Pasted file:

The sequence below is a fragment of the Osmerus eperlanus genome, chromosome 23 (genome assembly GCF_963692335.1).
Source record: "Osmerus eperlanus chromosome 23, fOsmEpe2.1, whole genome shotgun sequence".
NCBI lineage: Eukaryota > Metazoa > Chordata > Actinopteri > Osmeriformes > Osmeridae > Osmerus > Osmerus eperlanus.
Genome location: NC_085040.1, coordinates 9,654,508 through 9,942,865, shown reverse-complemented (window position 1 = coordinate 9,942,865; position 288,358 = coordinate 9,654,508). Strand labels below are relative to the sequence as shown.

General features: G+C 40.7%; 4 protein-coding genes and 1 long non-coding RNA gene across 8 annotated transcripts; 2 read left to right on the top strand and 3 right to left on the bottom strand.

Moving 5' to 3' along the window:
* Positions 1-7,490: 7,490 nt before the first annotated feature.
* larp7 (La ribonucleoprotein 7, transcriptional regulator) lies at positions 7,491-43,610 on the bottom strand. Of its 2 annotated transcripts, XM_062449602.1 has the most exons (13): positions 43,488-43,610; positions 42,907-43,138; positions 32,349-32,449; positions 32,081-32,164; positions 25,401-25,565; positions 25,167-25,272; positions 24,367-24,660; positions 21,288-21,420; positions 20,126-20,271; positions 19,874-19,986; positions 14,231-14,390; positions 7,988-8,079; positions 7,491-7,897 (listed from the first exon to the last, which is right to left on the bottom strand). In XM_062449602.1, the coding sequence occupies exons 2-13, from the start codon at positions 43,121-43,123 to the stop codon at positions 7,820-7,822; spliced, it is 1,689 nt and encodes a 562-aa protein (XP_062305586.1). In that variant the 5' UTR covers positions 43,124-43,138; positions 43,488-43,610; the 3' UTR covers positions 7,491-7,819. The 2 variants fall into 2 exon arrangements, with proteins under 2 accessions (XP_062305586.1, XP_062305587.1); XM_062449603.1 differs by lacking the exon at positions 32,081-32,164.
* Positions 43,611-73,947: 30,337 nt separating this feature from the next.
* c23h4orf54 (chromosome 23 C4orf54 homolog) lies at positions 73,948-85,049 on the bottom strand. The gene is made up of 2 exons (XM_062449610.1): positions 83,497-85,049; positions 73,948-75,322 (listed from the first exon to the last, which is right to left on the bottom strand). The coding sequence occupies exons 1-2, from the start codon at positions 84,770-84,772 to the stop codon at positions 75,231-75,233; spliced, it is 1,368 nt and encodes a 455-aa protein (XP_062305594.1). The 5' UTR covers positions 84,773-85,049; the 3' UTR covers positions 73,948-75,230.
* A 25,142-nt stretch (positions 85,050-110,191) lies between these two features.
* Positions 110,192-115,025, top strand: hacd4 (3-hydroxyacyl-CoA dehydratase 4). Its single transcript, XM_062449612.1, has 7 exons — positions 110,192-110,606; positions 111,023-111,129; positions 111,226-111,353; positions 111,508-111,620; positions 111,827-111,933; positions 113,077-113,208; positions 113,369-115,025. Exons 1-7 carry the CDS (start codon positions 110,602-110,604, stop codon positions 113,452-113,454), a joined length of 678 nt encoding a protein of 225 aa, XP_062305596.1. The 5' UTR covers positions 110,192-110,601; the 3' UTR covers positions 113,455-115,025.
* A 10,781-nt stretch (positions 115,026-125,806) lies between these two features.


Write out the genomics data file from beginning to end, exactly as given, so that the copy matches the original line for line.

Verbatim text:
The sequence below is a fragment of the Osmerus eperlanus genome, chromosome 23 (genome assembly GCF_963692335.1).
Source record: "Osmerus eperlanus chromosome 23, fOsmEpe2.1, whole genome shotgun sequence".
NCBI lineage: Eukaryota > Metazoa > Chordata > Actinopteri > Osmeriformes > Osmeridae > Osmerus > Osmerus eperlanus.
Genome location: NC_085040.1, coordinates 9,654,508 through 9,942,865, shown reverse-complemented (window position 1 = coordinate 9,942,865; position 288,358 = coordinate 9,654,508). Strand labels below are relative to the sequence as shown.

General features: G+C 40.7%; 4 protein-coding genes and 1 long non-coding RNA gene across 8 annotated transcripts; 2 read left to right on the top strand and 3 right to left on the bottom strand.

Moving 5' to 3' along the window:
* Positions 1-7,490: 7,490 nt before the first annotated feature.
* larp7 (La ribonucleoprotein 7, transcriptional regulator) lies at positions 7,491-43,610 on the bottom strand. Of its 2 annotated transcripts, XM_062449602.1 has the most exons (13): positions 43,488-43,610; positions 42,907-43,138; positions 32,349-32,449; positions 32,081-32,164; positions 25,401-25,565; positions 25,167-25,272; positions 24,367-24,660; positions 21,288-21,420; positions 20,126-20,271; positions 19,874-19,986; positions 14,231-14,390; positions 7,988-8,079; positions 7,491-7,897 (listed from the first exon to the last, which is right to left on the bottom strand). In XM_062449602.1, the coding sequence occupies exons 2-13, from the start codon at positions 43,121-43,123 to the stop codon at positions 7,820-7,822; spliced, it is 1,689 nt and encodes a 562-aa protein (XP_062305586.1). In that variant the 5' UTR covers positions 43,124-43,138; positions 43,488-43,610; the 3' UTR covers positions 7,491-7,819. The 2 variants fall into 2 exon arrangements, with proteins under 2 accessions (XP_062305586.1, XP_062305587.1); XM_062449603.1 differs by lacking the exon at positions 32,081-32,164.
* Positions 43,611-73,947: 30,337 nt separating this feature from the next.
* c23h4orf54 (chromosome 23 C4orf54 homolog) lies at positions 73,948-85,049 on the bottom strand. The gene is made up of 2 exons (XM_062449610.1): positions 83,497-85,049; positions 73,948-75,322 (listed from the first exon to the last, which is right to left on the bottom strand). The coding sequence occupies exons 1-2, from the start codon at positions 84,770-84,772 to the stop codon at positions 75,231-75,233; spliced, it is 1,368 nt and encodes a 455-aa protein (XP_062305594.1). The 5' UTR covers positions 84,773-85,049; the 3' UTR covers positions 73,948-75,230.
* A 25,142-nt stretch (positions 85,050-110,191) lies between these two features.
* Positions 110,192-115,025, top strand: hacd4 (3-hydroxyacyl-CoA dehydratase 4). Its single transcript, XM_062449612.1, has 7 exons — positions 110,192-110,606; positions 111,023-111,129; positions 111,226-111,353; positions 111,508-111,620; positions 111,827-111,933; positions 113,077-113,208; positions 113,369-115,025. Exons 1-7 carry the CDS (start codon positions 110,602-110,604, stop codon positions 113,452-113,454), a joined length of 678 nt encoding a protein of 225 aa, XP_062305596.1. The 5' UTR covers positions 110,192-110,601; the 3' UTR covers positions 113,455-115,025.
* A 10,781-nt stretch (positions 115,026-125,806) lies between these two features.